James Bevan
Weapon specialist and conflict analyst
James Bevan
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The Lord's Resistance Army, Northern Uganda 2005-2006

In early 2005 the Lord's Resistance Army (LRA), led by Joseph Kony, intensified operations in northern Uganda. While the group subsequently shifted its activities to neighbouring countries, 2005-2006 witnessed a resurgence in its activities; particularly in the Gulu and Kitgum districts of Uganda.

The LRA had fought an insurgency against the Government of Uganda for almost two decades, notably perpetrating atrocities against the civilian population of the north, including mass killings and mutilations. It relied on the abduction of children to create a fighting force; some of whom were as young as 8 years old. Once abducted from their homes, the LRA conditioned these children to become fighters, forcing them to kill their families and friends.

I traveled to northern Uganda in order to assess the role that small arms played in the conflict and the LRA's sources of weapon. The research entailed  interviewing captured LRA fighters, including child combatants, in order to determine the LRA's acquisition, deployment and use of small arms and ammunition.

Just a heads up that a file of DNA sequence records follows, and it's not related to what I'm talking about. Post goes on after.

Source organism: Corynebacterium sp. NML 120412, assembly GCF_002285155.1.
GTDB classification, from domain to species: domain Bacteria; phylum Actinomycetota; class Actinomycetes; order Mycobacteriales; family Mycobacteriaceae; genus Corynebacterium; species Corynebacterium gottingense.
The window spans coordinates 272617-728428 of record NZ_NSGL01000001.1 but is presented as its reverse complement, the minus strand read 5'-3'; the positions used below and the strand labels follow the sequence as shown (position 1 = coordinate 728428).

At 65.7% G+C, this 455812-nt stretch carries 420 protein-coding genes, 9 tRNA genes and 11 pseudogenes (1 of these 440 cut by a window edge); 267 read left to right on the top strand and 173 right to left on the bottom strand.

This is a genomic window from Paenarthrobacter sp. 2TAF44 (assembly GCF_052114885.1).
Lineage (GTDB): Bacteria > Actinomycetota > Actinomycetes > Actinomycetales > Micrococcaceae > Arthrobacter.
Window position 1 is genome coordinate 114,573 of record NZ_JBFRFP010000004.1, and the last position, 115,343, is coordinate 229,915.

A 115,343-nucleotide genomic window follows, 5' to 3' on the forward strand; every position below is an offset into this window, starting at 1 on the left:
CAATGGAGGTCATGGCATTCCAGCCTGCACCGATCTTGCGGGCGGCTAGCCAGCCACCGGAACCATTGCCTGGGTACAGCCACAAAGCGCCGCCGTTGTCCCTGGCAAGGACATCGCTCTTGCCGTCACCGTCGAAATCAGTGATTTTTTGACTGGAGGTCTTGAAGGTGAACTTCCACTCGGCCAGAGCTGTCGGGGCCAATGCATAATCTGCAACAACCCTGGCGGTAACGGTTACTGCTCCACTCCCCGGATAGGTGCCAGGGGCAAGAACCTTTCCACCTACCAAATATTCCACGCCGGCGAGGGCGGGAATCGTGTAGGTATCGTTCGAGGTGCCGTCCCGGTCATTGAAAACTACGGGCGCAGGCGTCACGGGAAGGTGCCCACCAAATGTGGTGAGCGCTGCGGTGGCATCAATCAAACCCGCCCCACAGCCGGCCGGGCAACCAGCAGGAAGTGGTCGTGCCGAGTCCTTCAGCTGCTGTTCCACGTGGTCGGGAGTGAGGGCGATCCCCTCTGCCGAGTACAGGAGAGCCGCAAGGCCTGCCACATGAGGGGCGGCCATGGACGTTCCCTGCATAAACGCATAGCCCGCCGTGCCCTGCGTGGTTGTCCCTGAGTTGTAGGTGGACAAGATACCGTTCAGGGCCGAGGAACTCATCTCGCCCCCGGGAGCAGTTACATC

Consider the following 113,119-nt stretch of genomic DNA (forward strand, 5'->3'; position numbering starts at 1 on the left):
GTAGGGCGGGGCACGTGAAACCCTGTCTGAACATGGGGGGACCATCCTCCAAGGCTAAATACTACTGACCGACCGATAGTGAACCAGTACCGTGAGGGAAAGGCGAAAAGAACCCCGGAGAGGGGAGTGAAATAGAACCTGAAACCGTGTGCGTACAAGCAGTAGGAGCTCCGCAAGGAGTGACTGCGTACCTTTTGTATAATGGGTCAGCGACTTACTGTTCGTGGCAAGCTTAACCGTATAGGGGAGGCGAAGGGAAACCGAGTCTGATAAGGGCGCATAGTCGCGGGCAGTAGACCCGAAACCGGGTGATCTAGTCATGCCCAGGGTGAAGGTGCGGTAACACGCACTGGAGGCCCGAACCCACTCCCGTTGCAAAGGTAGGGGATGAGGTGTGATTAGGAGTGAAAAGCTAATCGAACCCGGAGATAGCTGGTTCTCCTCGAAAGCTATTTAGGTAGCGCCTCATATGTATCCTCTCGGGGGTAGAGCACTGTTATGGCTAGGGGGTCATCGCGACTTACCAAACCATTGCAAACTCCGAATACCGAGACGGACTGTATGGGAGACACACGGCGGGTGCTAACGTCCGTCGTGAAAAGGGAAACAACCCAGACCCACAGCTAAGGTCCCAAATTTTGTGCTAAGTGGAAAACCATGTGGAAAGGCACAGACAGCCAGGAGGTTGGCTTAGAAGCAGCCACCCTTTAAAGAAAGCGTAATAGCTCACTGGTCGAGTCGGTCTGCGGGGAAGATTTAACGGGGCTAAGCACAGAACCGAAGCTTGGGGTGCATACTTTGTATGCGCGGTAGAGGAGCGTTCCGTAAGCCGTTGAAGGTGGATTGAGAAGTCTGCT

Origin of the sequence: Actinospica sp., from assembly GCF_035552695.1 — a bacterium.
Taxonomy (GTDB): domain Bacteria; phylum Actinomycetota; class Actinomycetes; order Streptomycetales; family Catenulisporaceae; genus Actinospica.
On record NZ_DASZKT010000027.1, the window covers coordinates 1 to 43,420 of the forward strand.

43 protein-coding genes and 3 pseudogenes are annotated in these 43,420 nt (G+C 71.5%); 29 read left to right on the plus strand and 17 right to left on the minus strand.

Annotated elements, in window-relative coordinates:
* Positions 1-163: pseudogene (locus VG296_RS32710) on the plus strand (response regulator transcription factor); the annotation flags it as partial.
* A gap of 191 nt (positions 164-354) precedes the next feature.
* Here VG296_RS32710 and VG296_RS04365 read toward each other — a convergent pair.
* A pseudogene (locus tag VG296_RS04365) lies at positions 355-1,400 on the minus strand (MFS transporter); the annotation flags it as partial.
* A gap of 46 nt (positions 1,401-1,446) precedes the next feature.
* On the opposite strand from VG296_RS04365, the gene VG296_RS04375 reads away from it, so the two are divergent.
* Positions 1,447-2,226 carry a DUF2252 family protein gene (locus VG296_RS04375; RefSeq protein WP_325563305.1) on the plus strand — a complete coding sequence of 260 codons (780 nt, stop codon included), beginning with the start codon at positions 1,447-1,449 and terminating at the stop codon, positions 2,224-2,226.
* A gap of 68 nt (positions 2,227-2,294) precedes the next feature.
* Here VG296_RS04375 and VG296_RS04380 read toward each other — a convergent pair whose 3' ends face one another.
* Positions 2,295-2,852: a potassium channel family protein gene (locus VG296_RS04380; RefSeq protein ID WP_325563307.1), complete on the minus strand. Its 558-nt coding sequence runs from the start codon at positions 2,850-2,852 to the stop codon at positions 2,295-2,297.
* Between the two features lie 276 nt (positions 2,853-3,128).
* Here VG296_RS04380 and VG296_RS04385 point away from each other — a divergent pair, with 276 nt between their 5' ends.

This was one of the most challenging of my field research assignments; primarily because of the suffering experienced by the people I interviewed; whether victims of attack by the LRA or the rank and file of the group.

I published my findings in a chapter of the 2006 Small Arms Survey Yearbook in addition to an analysis presented in the Journal of Civil Wars. These findings have been cited by a number of studies on Uganda's 'northern conflict'; primarily because they were the first to adopt a strategic, field-based appraisal of the LRA's acquisition, maintenance and use of weapons.

I have since advised a number of organizations, including United Nations agencies, on the LRA and the conflict in northern Uganda more generally.

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